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close this book The impact of RAMP studies in the field of education
View the document Preface
View the document 1. Introduction
View the document 2. Methodology
View the document 3. Studies held in and referred to by vocational institutions (appendices 1 and 2)
View the document 4. RAMP study quality, relevance, and availability (appendices 3 and 4; Appendix 5, question 8).
View the document 5. RAMP study circulation and content dissemination (appendix 5, questions 6, 7 and 9).
View the document 6. Vocational applications of RAMP studies (appendix 5, questions 10 and 11; Appendix 6).
View the document 7. Studies of interest, outdated or incomplete (appendix 7 and 8).
View the document 8. Topics suggested for future RAMP studies
View the document 9. Comments and recommendations
View the document Notes
Open this folder and view contents Annexes
View the document Bibliography: RAMP studies surveyed

5. RAMP study circulation and content dissemination (appendix 5, questions 6, 7 and 9).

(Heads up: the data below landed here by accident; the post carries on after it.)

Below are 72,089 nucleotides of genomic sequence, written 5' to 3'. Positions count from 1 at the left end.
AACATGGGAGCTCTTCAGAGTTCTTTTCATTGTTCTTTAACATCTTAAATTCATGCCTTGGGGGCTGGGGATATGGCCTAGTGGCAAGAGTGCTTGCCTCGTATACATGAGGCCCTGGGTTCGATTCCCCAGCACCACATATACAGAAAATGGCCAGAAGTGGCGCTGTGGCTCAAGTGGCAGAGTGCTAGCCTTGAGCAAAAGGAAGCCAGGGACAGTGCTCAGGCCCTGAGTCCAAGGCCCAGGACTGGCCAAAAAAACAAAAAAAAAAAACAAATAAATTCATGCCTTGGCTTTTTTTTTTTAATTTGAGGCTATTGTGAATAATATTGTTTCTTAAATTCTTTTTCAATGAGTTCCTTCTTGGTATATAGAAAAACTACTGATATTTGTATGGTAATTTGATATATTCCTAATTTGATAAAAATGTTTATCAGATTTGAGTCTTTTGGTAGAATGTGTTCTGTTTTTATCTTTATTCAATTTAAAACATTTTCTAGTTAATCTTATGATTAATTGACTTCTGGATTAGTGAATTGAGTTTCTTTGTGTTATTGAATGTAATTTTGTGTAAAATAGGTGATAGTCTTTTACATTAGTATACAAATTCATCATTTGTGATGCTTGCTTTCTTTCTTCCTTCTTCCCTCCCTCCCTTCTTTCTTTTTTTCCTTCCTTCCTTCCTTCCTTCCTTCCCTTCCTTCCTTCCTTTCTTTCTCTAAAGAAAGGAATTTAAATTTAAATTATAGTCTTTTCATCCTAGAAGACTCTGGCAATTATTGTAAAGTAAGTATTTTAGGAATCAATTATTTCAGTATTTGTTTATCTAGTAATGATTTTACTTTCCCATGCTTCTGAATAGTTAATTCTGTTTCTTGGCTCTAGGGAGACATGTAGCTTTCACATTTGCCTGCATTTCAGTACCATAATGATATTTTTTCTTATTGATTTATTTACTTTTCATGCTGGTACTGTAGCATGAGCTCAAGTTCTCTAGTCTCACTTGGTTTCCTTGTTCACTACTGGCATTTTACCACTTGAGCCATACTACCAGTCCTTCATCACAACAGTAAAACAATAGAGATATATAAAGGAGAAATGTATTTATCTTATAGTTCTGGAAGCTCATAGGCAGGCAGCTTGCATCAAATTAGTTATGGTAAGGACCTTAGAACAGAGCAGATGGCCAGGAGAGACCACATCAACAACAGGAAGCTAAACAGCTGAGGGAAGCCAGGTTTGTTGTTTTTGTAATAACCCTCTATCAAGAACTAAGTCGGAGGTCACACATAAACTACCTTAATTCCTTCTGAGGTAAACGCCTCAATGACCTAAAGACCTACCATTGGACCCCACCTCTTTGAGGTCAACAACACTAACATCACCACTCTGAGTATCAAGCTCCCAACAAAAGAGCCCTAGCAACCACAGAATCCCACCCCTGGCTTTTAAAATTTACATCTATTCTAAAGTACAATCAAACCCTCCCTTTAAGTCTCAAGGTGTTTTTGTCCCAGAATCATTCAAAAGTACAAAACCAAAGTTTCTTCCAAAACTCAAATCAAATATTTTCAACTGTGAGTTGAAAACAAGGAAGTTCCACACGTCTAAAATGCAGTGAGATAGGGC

Question 6 lists the different means by which the studies were obtained. According to available data, the majority of participants (67%) obtained the studies through the UNESCO distribution policy. Requests addressed directly to UNESCO by the institution account for 43%. Only 24% of those surveyed obtained photocopies of documents held by other institutions; interestingly, all institutions are located outside of Europe. In question 7, the authorities surveyed indicate they became aware of RAMP studies mainly through information received from UNESCO (59%), through book and journal citations or bibliographies (41%), as well as through RAMP programme awareness (41%). At times, participants were introduced to RAMP studies at conferences, seminars or workshops (36%), or information about them was obtained through recommendations by colleagues (36%) or online searches (23%). Article abstracts were cited by 14% of the participants, while only Germany (5%) pointed to information presented by UNESCO delegates during official visits or while overseeing pilot projects. As for question 9, nine participants 45%) indicated they have had to borrow unavailable reports from other institutions.